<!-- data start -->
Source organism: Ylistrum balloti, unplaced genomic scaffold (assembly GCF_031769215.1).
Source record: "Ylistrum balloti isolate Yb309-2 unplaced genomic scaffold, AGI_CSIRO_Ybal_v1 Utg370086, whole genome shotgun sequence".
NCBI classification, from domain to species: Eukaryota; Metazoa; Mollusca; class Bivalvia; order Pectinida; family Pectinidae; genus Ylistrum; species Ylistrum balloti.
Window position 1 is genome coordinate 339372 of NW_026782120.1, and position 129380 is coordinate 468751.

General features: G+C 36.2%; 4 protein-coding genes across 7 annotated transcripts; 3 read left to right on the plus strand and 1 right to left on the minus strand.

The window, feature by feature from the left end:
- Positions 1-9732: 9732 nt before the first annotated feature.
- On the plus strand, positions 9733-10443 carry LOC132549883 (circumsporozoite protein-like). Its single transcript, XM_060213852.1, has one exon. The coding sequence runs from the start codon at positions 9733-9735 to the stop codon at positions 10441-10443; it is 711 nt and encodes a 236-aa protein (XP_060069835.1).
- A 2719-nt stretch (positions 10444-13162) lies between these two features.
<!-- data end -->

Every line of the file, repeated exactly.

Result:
Source organism: Ylistrum balloti, unplaced genomic scaffold (assembly GCF_031769215.1).
Source record: "Ylistrum balloti isolate Yb309-2 unplaced genomic scaffold, AGI_CSIRO_Ybal_v1 Utg370086, whole genome shotgun sequence".
NCBI classification, from domain to species: Eukaryota; Metazoa; Mollusca; class Bivalvia; order Pectinida; family Pectinidae; genus Ylistrum; species Ylistrum balloti.
Window position 1 is genome coordinate 339372 of NW_026782120.1, and position 129380 is coordinate 468751.

General features: G+C 36.2%; 4 protein-coding genes across 7 annotated transcripts; 3 read left to right on the plus strand and 1 right to left on the minus strand.

The window, feature by feature from the left end:
- Positions 1-9732: 9732 nt before the first annotated feature.
- On the plus strand, positions 9733-10443 carry LOC132549883 (circumsporozoite protein-like). Its single transcript, XM_060213852.1, has one exon. The coding sequence runs from the start codon at positions 9733-9735 to the stop codon at positions 10441-10443; it is 711 nt and encodes a 236-aa protein (XP_060069835.1).
- A 2719-nt stretch (positions 10444-13162) lies between these two features.